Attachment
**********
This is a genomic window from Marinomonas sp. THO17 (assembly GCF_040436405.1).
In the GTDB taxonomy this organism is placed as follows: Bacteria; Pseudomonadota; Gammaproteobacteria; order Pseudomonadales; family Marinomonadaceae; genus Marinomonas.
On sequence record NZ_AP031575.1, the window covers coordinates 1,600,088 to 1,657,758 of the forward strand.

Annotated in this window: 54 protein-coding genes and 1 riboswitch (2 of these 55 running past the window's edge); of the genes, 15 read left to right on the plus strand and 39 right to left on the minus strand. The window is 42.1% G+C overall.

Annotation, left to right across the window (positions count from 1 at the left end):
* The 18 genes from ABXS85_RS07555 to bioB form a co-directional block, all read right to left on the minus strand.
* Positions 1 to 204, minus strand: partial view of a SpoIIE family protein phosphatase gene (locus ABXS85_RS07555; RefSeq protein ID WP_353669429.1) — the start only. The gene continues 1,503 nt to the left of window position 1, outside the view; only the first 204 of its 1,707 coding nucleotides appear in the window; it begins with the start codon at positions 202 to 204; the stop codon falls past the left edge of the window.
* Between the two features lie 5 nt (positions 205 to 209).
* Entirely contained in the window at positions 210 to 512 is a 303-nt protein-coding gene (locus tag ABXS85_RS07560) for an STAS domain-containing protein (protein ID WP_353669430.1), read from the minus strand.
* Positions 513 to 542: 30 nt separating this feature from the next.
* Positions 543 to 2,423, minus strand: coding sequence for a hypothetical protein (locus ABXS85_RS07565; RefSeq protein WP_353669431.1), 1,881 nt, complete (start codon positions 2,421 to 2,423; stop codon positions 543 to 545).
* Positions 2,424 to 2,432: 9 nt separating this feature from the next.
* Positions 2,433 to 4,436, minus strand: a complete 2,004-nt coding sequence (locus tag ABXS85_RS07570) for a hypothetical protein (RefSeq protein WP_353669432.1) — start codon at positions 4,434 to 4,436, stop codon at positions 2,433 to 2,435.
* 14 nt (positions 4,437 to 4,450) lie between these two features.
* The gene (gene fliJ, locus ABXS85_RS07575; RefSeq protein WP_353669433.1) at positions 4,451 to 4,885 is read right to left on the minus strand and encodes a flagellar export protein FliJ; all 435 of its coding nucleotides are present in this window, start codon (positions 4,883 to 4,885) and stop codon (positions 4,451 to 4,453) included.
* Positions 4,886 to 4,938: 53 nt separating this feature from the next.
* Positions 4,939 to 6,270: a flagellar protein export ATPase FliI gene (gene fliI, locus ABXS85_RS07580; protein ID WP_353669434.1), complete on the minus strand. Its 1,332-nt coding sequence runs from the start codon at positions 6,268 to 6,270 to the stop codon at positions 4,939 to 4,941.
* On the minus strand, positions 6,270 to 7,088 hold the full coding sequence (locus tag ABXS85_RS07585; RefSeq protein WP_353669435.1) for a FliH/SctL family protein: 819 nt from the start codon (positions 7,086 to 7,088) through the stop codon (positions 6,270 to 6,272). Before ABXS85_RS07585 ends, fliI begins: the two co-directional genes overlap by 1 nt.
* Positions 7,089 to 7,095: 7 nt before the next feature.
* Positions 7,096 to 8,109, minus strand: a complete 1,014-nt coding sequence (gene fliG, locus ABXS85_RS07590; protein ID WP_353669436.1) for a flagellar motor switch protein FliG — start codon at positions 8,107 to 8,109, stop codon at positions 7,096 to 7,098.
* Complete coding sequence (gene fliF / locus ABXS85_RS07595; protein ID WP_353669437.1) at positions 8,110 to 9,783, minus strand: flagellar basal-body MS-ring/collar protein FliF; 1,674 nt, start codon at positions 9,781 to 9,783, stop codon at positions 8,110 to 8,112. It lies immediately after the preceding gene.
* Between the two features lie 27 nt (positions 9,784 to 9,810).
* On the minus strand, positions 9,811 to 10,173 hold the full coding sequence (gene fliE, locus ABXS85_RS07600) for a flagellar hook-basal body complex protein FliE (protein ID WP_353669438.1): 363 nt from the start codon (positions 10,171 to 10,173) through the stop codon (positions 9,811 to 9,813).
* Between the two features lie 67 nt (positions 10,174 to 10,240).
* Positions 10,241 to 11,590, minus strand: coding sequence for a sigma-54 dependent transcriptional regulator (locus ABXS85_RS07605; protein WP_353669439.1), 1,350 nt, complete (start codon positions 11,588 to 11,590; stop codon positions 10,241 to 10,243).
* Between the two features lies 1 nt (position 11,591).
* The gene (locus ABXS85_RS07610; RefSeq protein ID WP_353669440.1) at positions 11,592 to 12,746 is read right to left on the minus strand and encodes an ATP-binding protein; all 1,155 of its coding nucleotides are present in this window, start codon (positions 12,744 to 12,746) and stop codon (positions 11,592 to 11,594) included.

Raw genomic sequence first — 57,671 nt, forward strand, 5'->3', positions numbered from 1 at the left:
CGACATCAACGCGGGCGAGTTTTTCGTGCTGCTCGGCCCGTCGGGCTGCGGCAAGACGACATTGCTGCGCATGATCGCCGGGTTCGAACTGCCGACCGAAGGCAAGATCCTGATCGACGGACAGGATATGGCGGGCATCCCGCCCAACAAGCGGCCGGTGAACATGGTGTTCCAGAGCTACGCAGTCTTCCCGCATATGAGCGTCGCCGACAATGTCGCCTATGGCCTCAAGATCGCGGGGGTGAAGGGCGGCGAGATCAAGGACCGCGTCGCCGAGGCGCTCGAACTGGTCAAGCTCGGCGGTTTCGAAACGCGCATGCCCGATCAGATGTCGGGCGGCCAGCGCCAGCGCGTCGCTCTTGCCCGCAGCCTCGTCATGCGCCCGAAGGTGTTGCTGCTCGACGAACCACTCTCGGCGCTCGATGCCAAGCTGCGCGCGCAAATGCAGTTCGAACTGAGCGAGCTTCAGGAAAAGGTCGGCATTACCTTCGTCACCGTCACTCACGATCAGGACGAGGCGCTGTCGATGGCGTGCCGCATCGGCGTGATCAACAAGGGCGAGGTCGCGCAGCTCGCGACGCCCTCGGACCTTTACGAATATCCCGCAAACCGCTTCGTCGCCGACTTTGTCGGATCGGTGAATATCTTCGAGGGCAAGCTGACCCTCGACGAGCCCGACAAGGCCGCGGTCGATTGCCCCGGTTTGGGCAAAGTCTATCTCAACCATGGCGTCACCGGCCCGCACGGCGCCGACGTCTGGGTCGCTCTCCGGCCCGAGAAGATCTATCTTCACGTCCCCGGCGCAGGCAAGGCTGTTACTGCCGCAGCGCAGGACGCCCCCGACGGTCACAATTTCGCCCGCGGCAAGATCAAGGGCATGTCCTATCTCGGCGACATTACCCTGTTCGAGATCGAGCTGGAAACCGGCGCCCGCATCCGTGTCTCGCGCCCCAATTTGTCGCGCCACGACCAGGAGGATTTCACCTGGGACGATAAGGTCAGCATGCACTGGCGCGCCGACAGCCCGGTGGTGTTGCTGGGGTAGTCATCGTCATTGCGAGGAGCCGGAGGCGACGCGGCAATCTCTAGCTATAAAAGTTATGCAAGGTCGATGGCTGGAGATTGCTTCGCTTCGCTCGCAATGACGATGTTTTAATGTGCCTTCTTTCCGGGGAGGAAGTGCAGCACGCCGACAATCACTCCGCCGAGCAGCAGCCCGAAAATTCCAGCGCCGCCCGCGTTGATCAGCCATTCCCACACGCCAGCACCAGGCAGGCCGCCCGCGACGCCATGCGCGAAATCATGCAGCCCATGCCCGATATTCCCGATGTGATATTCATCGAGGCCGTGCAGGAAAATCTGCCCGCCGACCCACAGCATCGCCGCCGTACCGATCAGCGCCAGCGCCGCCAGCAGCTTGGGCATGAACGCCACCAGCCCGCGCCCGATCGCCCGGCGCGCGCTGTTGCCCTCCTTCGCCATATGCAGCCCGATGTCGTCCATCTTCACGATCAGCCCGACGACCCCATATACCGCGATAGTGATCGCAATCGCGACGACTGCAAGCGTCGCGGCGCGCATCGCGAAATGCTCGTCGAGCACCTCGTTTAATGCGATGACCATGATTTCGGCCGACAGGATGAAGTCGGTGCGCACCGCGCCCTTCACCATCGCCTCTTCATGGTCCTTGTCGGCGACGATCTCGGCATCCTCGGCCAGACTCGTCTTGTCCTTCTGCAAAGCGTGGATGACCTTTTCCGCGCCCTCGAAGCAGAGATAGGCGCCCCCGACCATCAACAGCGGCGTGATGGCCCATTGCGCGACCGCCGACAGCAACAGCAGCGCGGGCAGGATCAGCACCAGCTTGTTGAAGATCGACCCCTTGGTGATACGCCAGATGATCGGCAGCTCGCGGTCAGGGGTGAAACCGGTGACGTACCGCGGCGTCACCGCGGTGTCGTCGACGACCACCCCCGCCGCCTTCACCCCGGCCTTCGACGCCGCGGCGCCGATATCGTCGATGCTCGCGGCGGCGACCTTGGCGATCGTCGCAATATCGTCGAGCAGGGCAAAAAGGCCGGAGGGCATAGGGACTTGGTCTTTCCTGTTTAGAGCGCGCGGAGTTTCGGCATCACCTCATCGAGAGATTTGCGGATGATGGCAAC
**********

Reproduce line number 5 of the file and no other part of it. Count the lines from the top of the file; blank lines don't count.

Annotation, left to right across the window (positions count from 1 at the left end):